Reflections on a Life of Service
You, my brothers and sisters, were called to be free. But do not use your freedom to indulge the flesh; rather, serve one another humbly in love.
-Galatians 5:13 (NIV)
This Memorial Day weekend we commemorate something that I think is sometimes hard for many of us to comprehend - the sacrifice of soldiers' lives for the sake of our freedom.
The United States is home to the "American dream," the land of the free, the land of opportunity. We spend so much of our lives trying to gain, to acquire, to win. I think part of our struggle to understand the fallen soldier comes with our difficulty in accepting sacrifice. The soldier's sacrifice follows the example of Jesus Christ laying down his life for us. It's selfless love for others.
Greater love has no one than this: to lay down one's life for one's friends.
-John 15:13 (NIV)
We call our soldiers "service men and women," yet that term should describe Christians as well. Faith in Jesus Christ offers mercy and forgiveness from sin and freedom to be who God made us to be, but that freedom came with the price of the cross. Our gift of freedom is to be used for service. Freedom does not exist independently of sacrifice in the life of the believer. Paradoxically, the person who chooses freely to serve others knows freedom unlike any other, for it is in the giving of ourselves that we truly come to know ourselves.
On Saturday, June 4, at 1:00 p.m. in our chapel, we will bear witness to the resurrection of the life of Captain Constance Joan Quigley Overby, a Christian sister who dedicated her entire life to the service of others. Having served most of her life as a nurse in the U.S. Public Health Service Commissioned Corps, Connie was always quick to remind everyone at this time of year that there are actually seven branches of uniformed commissioned officers.
Connie had a passion for serving underserved populations, especially attentive to the health and wellbeing of women and children. For years, she taught prenatal classes to impoverished young mothers who could not afford adequate care for themselves and their unborn children.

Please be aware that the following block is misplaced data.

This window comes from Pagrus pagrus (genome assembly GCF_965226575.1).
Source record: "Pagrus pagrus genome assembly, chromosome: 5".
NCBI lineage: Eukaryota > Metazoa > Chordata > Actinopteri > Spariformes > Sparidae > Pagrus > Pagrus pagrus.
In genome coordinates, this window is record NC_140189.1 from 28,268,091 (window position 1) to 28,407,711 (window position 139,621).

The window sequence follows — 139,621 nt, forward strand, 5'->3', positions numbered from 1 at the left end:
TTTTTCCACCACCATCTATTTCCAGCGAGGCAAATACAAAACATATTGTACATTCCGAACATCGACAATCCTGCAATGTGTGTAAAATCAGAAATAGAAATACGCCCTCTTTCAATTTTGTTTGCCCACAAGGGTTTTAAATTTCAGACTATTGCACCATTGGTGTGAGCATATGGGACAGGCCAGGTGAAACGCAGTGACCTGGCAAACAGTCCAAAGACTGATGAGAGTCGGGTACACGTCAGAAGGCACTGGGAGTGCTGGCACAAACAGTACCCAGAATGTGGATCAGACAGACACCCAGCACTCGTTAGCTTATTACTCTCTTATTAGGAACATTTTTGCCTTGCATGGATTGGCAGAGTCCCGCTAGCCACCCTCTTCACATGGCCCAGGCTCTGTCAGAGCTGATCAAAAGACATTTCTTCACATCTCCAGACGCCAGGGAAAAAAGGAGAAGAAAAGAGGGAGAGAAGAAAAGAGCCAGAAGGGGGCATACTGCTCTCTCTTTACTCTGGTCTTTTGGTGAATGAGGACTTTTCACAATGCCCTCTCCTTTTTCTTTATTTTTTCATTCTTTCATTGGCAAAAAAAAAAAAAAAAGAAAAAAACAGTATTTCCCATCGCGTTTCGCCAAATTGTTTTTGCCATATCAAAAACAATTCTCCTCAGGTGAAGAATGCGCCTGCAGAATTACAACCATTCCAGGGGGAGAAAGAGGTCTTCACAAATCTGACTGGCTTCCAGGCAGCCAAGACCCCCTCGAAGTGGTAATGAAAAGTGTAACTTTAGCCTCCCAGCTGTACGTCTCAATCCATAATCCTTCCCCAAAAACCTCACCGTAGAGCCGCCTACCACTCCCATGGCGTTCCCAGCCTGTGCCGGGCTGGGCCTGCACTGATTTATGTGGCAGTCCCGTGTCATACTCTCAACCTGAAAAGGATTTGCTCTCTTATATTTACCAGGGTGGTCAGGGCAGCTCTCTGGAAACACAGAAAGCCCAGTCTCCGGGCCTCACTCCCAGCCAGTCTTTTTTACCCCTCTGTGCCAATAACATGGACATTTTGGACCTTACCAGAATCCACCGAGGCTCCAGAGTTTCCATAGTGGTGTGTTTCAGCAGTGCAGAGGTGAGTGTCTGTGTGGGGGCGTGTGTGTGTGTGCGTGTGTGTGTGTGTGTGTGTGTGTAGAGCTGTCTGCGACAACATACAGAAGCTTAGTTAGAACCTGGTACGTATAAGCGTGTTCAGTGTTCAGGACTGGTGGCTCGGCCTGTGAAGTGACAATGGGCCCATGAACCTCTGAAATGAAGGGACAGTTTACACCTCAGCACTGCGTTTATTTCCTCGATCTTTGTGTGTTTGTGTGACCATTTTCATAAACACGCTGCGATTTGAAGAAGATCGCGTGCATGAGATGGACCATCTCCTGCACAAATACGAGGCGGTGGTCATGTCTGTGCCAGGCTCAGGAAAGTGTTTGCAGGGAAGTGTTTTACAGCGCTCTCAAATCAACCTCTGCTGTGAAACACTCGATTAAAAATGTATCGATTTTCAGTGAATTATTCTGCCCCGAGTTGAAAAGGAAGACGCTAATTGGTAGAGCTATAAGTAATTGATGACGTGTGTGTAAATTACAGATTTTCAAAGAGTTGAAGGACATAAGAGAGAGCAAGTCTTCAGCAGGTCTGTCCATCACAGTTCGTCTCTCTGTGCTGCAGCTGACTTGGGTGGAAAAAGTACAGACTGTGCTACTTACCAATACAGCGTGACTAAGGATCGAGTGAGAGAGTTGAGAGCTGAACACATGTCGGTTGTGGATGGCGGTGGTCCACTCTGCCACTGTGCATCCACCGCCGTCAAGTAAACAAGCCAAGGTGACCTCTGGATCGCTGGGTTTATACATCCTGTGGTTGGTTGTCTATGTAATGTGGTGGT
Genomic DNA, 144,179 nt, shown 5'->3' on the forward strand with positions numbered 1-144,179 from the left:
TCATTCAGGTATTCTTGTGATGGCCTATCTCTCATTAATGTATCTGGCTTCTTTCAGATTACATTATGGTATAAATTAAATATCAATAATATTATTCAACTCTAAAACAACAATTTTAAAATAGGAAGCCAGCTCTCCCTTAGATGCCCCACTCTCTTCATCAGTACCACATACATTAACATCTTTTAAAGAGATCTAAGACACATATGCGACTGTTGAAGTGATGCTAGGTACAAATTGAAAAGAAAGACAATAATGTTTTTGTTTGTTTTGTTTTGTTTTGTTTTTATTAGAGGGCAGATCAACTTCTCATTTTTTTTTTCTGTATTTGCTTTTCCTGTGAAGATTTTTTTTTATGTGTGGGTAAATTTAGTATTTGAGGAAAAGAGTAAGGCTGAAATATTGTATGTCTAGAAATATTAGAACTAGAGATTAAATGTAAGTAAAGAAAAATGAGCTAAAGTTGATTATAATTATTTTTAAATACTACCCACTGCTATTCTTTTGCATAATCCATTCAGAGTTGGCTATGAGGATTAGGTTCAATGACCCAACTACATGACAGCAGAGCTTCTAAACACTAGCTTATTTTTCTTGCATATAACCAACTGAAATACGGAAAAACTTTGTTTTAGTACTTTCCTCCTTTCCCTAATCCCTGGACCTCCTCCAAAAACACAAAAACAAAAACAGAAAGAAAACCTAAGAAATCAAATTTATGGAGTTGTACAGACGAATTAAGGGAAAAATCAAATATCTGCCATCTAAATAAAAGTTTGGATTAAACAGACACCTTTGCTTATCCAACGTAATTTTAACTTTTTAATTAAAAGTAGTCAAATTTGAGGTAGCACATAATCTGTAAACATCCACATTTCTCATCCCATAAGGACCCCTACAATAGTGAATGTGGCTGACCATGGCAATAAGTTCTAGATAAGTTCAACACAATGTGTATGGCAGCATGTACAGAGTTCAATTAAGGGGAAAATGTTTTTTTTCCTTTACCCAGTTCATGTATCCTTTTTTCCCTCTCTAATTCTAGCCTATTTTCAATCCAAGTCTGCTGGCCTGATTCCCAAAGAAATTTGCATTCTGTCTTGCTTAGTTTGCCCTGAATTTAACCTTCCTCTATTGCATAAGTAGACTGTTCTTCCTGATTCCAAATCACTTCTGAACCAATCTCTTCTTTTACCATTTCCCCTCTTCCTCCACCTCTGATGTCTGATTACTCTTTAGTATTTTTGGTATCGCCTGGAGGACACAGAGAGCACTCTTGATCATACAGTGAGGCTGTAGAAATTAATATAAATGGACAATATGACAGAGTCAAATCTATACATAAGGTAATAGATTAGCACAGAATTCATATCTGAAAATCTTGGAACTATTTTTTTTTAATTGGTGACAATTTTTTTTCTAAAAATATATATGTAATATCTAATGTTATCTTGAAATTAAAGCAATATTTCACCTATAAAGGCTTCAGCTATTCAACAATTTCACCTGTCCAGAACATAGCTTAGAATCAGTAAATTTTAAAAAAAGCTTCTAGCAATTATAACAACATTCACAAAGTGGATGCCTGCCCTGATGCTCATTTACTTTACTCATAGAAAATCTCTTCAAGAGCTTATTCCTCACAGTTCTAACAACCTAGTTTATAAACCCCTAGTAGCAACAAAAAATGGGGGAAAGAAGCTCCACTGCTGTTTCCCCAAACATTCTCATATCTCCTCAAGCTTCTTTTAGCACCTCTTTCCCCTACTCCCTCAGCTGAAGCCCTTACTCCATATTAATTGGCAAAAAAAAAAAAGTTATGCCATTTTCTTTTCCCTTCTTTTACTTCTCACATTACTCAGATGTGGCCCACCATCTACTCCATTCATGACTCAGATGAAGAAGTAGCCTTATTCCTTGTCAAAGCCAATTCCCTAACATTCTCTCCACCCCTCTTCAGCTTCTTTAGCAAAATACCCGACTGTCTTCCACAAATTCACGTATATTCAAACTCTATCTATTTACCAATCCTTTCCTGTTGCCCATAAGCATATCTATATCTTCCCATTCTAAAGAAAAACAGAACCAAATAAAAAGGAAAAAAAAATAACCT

Connie was an advocate for the prevention of illness, and would leave no stone unturned to ensure that children were receiving the health care they needed and deserved. While serving at the Indian Hospital in Lawton, Oklahoma, when pediatric patients didn't show up for scheduled appointments, Connie would seek them out in the community and go to their homes to immunize children and teach their parents about the importance of routine well visits.
Connie was an obedient servant of the church. She loved God with her whole heart, mind, and soul, and she was a seemingly tireless saint in her work behind the scenes to serve others. She loved the music of the church, singing in the choir and ringing handbells. When her husband passed away in 2004, Connie donated our first two octaves of handbells to the glory of God and in memory of John.
Connie logged countless hours meeting with, listening to, and praying for many care receivers as a Stephen Minister. She was a member of the worship ministry team for many years and was always quick to lend a hand for whatever needed to be accomplished - decorating the Pumpkin Patch, setting up Presbyterian Heritage displays for Kirkin' o' the Tartans, hauling Christmas trees, and preparing our chapel for Advent and Christmas.
In January 2015, Connie was ordained and installed as an elder in the church, appropriately serving on the Caring Ministry Team. She was one of the most caring individuals this church has ever known, and she served others with a humble spirit, a ready smile, an infectious laugh, and much love for those for whom she was caring.
Prayer for Today
Creator God, we give thanks this day for all men and women who have sacrificed for our freedom. We offer thanks for the gift of faith witnessed in the amazing life of our dear sister, Connie. May her dedicated service be remembered as a witness to the light and love of Jesus Christ, our Lord and Savior, in whose name we pray. Amen.